May is Mental Health Awareness month and it’s the perfect time to reflect on the past couple of years and how they’ve challenged you because they challenged all of us! Read the highlights from Dr. Sharon Moisey’s sit-down with Koren Roth, Mental Health Manager of Medcor Canada, and promise yourself some time for self-care.
Dr. Moise: Can you talk about the difference between mental health and mental illness?
Koren: The two terms are sometimes used interchangeably, but there’s a big difference. Mental health is no different than physical health. We all have it. Some days we’re feeling really capable and strong, and other days we’re down or we’re stressed out. Mental illness is a condition that requires diagnosis and treatment. What I see here is that the majority of people don’t require a diagnosis or treatment for mental illness, they need someone to talk to about their mental health.
Dr. Moise: How can employers and supervisors normalize mental health?
Koren: If the people at the top of a company buy-in and believe that mental health and caring for their employees is important, it has a trickledown effect. Promoting the resources that they have available to employees, encouraging people to reach out and talk when they need to.
I believe it also makes you the employer of choice if you have really great mental health support, especially after two years of a pandemic. I know from clients and our own advocates that it’s an appealing factor when they come to work for us, that we offer a service like this. Nobody else has something quite like this.
We know that when people have an outlet and someone to talk to about everyday things, they’re more focused, they’re more productive, they’re ultimately safer at work, and truly know that their employer cares about them. So talk about it, spread the word, promote the resources you have, and tell your people we want you to be well!
Dr. Moise: And what are the mental health issues that you commonly see it?
Koren: It is predominantly stress. Between 45 and 55% of the sessions that I see on a regular basis are related to stress that could be work-related, family, financial, or health-related. After that, we really nail it down to different things around self-reflection, and managing thoughts. It has a lot to do with anxiety, recognizing triggers, and asking, how can we better manage this?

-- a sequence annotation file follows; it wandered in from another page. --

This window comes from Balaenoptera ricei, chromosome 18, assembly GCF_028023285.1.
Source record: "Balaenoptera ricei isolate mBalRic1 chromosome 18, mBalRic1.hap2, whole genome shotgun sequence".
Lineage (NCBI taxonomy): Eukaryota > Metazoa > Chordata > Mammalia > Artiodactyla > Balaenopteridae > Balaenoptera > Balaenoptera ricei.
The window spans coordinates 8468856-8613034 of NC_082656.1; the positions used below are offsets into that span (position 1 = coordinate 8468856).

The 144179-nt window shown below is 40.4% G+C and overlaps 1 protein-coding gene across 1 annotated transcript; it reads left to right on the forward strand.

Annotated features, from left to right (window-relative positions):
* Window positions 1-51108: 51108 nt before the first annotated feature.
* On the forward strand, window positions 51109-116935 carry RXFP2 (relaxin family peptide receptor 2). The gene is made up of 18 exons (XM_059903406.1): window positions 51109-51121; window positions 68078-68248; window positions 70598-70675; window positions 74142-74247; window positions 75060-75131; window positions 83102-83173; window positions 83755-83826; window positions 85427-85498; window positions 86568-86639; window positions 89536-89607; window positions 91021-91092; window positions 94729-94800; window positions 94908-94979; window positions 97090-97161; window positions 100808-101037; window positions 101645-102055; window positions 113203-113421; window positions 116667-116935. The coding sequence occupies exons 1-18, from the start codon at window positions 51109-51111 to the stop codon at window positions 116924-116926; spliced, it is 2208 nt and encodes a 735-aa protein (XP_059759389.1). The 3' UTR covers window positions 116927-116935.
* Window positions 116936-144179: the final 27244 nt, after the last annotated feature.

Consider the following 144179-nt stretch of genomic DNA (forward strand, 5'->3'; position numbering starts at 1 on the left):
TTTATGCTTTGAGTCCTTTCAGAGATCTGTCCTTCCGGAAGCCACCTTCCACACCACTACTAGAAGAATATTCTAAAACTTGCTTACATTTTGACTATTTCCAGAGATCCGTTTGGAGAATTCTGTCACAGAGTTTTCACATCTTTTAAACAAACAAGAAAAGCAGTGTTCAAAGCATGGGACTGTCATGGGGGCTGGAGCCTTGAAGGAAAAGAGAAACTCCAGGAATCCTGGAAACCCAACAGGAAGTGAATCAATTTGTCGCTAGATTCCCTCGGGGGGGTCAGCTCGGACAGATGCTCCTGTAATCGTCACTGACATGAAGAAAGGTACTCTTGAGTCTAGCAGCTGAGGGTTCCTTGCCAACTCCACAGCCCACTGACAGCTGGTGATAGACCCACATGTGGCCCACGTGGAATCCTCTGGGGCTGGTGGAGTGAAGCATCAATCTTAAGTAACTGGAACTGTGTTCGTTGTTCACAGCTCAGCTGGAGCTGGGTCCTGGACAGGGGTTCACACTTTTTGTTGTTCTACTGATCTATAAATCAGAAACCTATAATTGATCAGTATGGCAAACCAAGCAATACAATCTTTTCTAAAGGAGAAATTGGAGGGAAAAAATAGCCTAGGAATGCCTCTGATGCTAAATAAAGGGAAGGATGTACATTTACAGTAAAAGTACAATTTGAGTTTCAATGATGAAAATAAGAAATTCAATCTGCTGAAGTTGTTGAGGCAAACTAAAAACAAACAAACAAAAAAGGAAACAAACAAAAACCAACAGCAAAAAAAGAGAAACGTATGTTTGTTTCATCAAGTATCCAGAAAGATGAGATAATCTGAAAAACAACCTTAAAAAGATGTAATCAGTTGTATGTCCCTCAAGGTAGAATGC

Or it might be things around work-life balance. So yes, I’m working overtime and I’m stressed out and it’s causing some issues in my home life. So how can I better manage time? Do I need to set some goals or boundaries? How am I taking care of myself in the meantime to manage this to the best of my ability?
Dr. Moise: What are signs that a manager or an employer can look out for that kind of indicate that their employee is struggling.
Koren: Setting the tone for an open, communicative space with your employees is key. The better you know your employees, the more likely you are to recognize if they’re not doing well. You might see them withdrawing a little bit. They used to eat lunch in the staffroom and now they’re not, they’re just not as vocal in meetings. You may also notice a decline in their hygiene, or that they’re not sleeping well, things like that. Any type of change can be an indicator that someone on your team is struggling.
Dr. Moise: And when an employer or a supervisor or a leader recognizes those changes that indicate that there might be an issue, what then?
Koren: I think it’s really important to create that space where an employee feels safe to share. They might not share everything that’s going on or their whole story. But even just to say to an employee, you know, set your phone down, stop looking at the computer, look, the person in the eyes be present and just ask them, how are you doing?